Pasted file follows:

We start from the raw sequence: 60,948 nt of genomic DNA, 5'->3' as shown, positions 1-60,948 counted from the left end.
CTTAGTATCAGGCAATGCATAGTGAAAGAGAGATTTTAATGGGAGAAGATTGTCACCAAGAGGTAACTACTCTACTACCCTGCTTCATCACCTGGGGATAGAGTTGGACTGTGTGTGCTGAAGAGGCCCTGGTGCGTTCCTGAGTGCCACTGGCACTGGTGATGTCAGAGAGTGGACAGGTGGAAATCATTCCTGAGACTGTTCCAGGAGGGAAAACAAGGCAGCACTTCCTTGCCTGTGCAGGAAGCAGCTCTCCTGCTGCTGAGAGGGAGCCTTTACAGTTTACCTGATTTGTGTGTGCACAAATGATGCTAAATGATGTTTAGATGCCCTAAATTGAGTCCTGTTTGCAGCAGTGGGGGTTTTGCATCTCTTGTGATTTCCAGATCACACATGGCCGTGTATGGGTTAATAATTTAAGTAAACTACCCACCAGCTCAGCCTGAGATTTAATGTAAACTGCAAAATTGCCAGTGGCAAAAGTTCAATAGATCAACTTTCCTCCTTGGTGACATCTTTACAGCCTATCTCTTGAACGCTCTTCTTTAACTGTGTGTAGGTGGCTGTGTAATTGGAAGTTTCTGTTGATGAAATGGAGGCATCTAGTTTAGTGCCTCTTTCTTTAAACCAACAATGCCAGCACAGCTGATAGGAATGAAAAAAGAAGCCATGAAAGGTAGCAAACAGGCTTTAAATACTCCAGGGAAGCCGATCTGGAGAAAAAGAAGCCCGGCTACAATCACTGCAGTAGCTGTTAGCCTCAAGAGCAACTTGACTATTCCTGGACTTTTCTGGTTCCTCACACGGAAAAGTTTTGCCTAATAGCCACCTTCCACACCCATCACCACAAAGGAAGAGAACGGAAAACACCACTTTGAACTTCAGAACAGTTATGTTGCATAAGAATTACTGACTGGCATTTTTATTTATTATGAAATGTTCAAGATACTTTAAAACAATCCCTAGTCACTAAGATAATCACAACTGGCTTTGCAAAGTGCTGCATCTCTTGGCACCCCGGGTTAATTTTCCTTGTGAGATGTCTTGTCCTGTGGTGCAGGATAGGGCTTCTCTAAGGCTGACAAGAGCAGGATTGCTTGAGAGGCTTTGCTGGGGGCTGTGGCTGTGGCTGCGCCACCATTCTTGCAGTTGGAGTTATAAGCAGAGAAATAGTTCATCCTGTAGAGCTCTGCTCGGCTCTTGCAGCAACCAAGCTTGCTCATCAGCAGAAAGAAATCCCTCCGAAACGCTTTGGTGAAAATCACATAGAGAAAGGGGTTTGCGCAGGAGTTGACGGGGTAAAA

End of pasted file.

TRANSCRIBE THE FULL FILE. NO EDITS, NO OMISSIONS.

We start from the raw sequence: 60,948 nt of genomic DNA, 5'->3' as shown, positions 1-60,948 counted from the left end.
CTTAGTATCAGGCAATGCATAGTGAAAGAGAGATTTTAATGGGAGAAGATTGTCACCAAGAGGTAACTACTCTACTACCCTGCTTCATCACCTGGGGATAGAGTTGGACTGTGTGTGCTGAAGAGGCCCTGGTGCGTTCCTGAGTGCCACTGGCACTGGTGATGTCAGAGAGTGGACAGGTGGAAATCATTCCTGAGACTGTTCCAGGAGGGAAAACAAGGCAGCACTTCCTTGCCTGTGCAGGAAGCAGCTCTCCTGCTGCTGAGAGGGAGCCTTTACAGTTTACCTGATTTGTGTGTGCACAAATGATGCTAAATGATGTTTAGATGCCCTAAATTGAGTCCTGTTTGCAGCAGTGGGGGTTTTGCATCTCTTGTGATTTCCAGATCACACATGGCCGTGTATGGGTTAATAATTTAAGTAAACTACCCACCAGCTCAGCCTGAGATTTAATGTAAACTGCAAAATTGCCAGTGGCAAAAGTTCAATAGATCAACTTTCCTCCTTGGTGACATCTTTACAGCCTATCTCTTGAACGCTCTTCTTTAACTGTGTGTAGGTGGCTGTGTAATTGGAAGTTTCTGTTGATGAAATGGAGGCATCTAGTTTAGTGCCTCTTTCTTTAAACCAACAATGCCAGCACAGCTGATAGGAATGAAAAAAGAAGCCATGAAAGGTAGCAAACAGGCTTTAAATACTCCAGGGAAGCCGATCTGGAGAAAAAGAAGCCCGGCTACAATCACTGCAGTAGCTGTTAGCCTCAAGAGCAACTTGACTATTCCTGGACTTTTCTGGTTCCTCACACGGAAAAGTTTTGCCTAATAGCCACCTTCCACACCCATCACCACAAAGGAAGAGAACGGAAAACACCACTTTGAACTTCAGAACAGTTATGTTGCATAAGAATTACTGACTGGCATTTTTATTTATTATGAAATGTTCAAGATACTTTAAAACAATCCCTAGTCACTAAGATAATCACAACTGGCTTTGCAAAGTGCTGCATCTCTTGGCACCCCGGGTTAATTTTCCTTGTGAGATGTCTTGTCCTGTGGTGCAGGATAGGGCTTCTCTAAGGCTGACAAGAGCAGGATTGCTTGAGAGGCTTTGCTGGGGGCTGTGGCTGTGGCTGCGCCACCATTCTTGCAGTTGGAGTTATAAGCAGAGAAATAGTTCATCCTGTAGAGCTCTGCTCGGCTCTTGCAGCAACCAAGCTTGCTCATCAGCAGAAAGAAATCCCTCCGAAACGCTTTGGTGAAAATCACATAGAGAAAGGGGTTTGCGCAGGAGTTGACGGGGTAAAA